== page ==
What Is an AFCI Receptacle Outlet?

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Some of us may be familiar with a GFCI -- ground fault circuit interrupter -- but as of 2011, an AFCI -- arc fault circuit interrupter -- may be a fairly new term. An AFCI outlet can be installed in a home that has an older-style main electrical box that utilizes fuses instead of circuit breakers. An AFCI outlet provides arcing protection from the electrical items that may be plugged into the outlet.

Why Use AFCI

  • An AFCI outlet may reduce the risk of fire in your home caused by arcing. Arcing faults caused by wiring in older homes or wiring that has not been installed correctly can cause a fire. Many home fires may be attributed to faulty wiring. Severe arcing can ignite surrounding wood structural members or insulation.

What Causes Arcing

  • Arcing can be caused by older electrical wiring in the home that may have insulation that has deteriorated. An electrical wire that has been pierced by a nail during construction or renovation may also cause arcing. Arcing may also be caused by an appliance or light cord that has been kinked or crushed by a piece of furniture or a door.

How It Works

  • AFCI circuitry has sensors that detect arcing and automatically turn off the outlet when necessary. With the circuit tripped, the current running through the wires has been shut off and the risk of fire caused by arcing eliminated. The AFCI outlet should not trip during normal arcing conditions, such as a minor spark when an electrical cord is removed from the outlet.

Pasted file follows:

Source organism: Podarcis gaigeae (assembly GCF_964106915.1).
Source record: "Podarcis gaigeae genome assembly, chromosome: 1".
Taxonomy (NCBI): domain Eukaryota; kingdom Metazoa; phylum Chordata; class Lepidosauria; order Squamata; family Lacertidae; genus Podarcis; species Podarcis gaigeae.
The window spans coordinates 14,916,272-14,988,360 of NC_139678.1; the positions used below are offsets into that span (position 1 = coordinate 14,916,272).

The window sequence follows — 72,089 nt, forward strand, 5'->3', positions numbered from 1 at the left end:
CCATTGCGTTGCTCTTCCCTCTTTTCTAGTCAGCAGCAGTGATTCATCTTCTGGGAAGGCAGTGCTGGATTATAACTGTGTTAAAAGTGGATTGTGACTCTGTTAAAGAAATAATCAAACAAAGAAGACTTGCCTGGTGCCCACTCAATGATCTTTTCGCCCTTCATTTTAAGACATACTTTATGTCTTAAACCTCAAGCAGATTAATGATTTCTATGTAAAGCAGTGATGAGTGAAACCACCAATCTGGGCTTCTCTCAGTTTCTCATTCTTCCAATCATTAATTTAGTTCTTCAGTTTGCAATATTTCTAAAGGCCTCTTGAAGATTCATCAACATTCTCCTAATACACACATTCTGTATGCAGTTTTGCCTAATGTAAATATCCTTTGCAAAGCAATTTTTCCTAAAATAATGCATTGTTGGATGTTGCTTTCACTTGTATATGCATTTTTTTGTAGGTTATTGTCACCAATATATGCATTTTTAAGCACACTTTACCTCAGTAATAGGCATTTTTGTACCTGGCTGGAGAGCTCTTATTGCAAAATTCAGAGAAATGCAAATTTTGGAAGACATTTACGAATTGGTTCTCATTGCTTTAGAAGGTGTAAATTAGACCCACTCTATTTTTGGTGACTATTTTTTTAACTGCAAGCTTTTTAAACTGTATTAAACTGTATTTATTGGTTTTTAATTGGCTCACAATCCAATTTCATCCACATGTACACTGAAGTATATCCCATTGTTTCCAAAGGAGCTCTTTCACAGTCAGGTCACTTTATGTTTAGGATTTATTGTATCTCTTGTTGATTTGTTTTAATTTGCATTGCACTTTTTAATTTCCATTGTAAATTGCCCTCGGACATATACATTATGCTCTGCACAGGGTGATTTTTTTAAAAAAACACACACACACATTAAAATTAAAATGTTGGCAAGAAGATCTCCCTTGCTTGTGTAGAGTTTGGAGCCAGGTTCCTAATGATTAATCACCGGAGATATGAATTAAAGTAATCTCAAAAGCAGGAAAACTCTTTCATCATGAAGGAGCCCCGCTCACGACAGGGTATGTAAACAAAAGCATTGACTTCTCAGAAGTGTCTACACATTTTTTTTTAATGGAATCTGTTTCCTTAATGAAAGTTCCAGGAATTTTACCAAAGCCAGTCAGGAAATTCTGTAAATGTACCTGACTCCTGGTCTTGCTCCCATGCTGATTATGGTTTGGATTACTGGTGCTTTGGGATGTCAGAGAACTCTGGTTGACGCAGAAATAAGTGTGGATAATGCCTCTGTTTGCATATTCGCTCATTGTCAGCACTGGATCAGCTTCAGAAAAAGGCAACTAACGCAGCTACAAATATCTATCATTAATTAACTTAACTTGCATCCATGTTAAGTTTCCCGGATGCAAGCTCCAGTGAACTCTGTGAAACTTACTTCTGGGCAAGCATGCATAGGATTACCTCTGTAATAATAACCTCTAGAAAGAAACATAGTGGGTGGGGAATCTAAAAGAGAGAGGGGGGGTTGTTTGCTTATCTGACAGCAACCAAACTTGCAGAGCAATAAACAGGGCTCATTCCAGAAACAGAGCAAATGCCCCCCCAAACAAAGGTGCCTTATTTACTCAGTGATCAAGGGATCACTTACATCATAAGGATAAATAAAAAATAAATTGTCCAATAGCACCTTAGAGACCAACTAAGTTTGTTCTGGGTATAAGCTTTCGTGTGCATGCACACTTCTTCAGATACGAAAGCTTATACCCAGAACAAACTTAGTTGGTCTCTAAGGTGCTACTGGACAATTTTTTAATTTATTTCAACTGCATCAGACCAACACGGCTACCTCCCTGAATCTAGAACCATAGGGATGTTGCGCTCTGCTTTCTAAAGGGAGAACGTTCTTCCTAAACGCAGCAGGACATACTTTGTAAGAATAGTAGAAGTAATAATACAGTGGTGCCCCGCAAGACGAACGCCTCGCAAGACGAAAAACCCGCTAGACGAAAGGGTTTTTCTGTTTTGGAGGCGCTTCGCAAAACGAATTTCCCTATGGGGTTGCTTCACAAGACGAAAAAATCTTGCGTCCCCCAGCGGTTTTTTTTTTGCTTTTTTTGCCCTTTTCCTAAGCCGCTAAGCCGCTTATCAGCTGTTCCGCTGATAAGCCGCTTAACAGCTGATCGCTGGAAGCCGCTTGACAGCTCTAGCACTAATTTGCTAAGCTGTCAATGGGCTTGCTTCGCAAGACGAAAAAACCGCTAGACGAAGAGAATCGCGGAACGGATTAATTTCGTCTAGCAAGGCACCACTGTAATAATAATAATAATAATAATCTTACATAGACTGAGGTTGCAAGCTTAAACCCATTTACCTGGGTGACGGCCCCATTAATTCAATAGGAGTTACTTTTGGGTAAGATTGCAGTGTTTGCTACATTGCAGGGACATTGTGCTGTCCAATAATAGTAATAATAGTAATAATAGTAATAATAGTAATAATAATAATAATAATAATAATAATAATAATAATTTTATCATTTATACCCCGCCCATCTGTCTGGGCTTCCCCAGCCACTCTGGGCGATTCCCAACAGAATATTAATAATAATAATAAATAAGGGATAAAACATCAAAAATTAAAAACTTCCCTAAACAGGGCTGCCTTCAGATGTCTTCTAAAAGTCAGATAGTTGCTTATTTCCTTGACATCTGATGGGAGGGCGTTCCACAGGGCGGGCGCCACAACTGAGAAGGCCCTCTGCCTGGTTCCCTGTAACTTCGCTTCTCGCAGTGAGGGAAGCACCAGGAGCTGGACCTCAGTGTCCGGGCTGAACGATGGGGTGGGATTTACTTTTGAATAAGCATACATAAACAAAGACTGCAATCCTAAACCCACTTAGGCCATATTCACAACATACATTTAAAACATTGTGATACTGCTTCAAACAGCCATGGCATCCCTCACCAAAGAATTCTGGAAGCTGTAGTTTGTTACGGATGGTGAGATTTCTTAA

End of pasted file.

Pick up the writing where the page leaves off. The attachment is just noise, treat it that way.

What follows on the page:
Installation

  • AFCI circuit breakers should be installed by a licensed electrician and take the place of a normal circuit breaker in the main electrical box. This gives the entire circuit AFCI protection. Individual AFCI outlets can be installed in homes that have an older main electrical box that contains fuses instead of circuit breakers. Some localities require AFCI protect on electrical circuits in bedrooms in new construction.

Testing

  • AFCI devices -- whether circuit breakers or individual outlets -- should have a test button, in much the same fashion as a GFCI device. The AFCI device should trip, or shut off, once the button is depressed. The device should be checked by a licensed electrician if the test button does not work.

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